No new tree has been knocked down for beef production in Queensland for the past 24 years, says the head of Australia's peak cattle feedlot organisation.
But Bryce Camm, president of the Australian Lot Feeders Association, said the "average Australian punter" would think Queensland farmers were still "flattening trees hell, west and crooked".
He grew up in central Queensland where tree clearing has been a sensitive issue for many years and used as a political football by both sides of politics.
However, the reality was, he told the annual Australian Wagyu Association conference in Adelaide, that only about 13pc of Queensland had ever been cleared.
Yet land clearing in his home state was being compared to the deforestation of Brazil's Amazon.
The necessary management of Brigalow regrowth was a very different story to clearing the Amazon, he said.
He used the long-running political row over land clearing in Queensland as an example of how easily farmers' messages can be lost in wider community debates.
Mr Camm had been asked from the floor about the best way for the beef industry to rebuff the rise in attacks on its environmental footprint and contribution to greenhouse gas emissions.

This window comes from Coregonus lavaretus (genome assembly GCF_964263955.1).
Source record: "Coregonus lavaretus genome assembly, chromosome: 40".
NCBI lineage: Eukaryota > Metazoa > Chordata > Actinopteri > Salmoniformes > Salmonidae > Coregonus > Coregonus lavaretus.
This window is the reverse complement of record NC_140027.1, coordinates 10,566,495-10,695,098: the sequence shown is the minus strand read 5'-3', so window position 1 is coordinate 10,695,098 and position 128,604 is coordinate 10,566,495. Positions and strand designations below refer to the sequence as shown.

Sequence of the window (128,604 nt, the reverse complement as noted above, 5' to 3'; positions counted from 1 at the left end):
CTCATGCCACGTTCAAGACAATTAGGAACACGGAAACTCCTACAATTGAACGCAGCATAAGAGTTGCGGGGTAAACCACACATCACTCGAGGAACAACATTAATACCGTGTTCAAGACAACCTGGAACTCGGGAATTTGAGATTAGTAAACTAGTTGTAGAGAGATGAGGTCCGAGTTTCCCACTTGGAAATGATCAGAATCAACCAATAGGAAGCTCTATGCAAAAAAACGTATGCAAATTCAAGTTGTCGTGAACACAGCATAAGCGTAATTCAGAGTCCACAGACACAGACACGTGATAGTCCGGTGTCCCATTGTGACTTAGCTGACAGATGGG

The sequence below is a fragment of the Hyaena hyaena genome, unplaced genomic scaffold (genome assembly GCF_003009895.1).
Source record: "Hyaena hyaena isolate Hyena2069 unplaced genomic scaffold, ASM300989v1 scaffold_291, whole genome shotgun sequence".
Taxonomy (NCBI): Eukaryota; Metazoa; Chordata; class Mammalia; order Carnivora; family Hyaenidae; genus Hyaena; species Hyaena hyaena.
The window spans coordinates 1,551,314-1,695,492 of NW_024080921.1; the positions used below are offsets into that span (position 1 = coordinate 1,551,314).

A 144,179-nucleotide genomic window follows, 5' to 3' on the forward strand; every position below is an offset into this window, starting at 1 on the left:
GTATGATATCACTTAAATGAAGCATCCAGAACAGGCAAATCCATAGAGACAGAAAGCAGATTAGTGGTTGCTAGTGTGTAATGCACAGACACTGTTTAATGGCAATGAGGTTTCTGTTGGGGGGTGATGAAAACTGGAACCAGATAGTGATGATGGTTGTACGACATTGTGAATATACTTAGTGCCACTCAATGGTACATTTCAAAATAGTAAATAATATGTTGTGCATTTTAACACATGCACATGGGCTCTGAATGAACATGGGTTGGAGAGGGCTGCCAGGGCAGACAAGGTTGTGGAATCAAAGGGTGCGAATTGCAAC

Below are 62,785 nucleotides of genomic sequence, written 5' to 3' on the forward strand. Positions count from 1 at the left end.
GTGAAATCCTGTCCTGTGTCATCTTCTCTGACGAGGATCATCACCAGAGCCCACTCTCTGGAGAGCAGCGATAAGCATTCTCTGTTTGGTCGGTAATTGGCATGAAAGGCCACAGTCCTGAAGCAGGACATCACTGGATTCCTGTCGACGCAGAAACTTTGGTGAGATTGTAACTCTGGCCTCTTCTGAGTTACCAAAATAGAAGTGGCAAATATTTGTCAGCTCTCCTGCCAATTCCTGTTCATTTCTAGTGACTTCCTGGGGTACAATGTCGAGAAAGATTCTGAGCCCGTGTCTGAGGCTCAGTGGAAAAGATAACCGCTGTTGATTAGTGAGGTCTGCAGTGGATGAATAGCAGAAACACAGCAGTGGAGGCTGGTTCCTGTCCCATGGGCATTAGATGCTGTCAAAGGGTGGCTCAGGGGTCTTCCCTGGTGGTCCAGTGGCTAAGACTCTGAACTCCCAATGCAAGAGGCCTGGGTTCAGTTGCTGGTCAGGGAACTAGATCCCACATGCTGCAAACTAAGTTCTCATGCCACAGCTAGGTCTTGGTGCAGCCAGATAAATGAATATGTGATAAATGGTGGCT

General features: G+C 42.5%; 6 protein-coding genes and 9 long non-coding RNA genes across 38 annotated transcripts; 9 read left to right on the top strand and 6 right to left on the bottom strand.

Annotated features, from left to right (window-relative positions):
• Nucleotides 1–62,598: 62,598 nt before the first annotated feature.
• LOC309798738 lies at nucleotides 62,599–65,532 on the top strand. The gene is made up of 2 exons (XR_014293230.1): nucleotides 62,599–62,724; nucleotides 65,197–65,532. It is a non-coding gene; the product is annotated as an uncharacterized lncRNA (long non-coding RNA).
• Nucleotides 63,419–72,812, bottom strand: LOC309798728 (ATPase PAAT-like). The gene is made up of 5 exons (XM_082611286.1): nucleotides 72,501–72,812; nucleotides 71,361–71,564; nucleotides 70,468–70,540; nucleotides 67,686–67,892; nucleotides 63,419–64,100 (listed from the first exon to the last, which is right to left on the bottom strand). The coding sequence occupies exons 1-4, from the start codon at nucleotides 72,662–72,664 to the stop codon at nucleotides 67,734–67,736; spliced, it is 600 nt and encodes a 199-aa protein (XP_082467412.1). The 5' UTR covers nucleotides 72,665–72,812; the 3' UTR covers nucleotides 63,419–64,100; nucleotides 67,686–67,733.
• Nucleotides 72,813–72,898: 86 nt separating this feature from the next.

"Unfortunately the wider red meat (industry), and in particular, beef, has copped an unfair amount of flak on the global stage around our production and sustainability credentials particularly around environmental issues," he said.
"In the Australian production environment we need to fight back on that very, very hard.and be very direct and clear around the good stories we have to tell."
He said the drive by the Australian red meat industry to become carbon neutral by 2030 was resonating positively with a global audience.
The move had the potential to nullify much of the debate about the beef sector's environmental impacts if the industry got better at articulating the story.
Mr Camm's family operates a large-scale beef rearing, trading and finishing business in north and central Queensland including the Wonga Plains feedlot near Dalby.
Hugh Killen, CEO of mega cattle producer, AACo, also touched on the rising tide of criticism aimed at agriculture and beef production in his keynote address to the Wagyu conference.
He said agriculture needed a "coalition of the reasonable" to protect the industry from the more extreme voices attacking the food and livestock sectors.
The group should be diverse and share an unwavering commitment to sustainable production and environmental stewardship.
Mr Killen said practical steps had to be taken as soon as possible to establish the credibility of the coalition rather than waiting until the industry was hit by a crisis.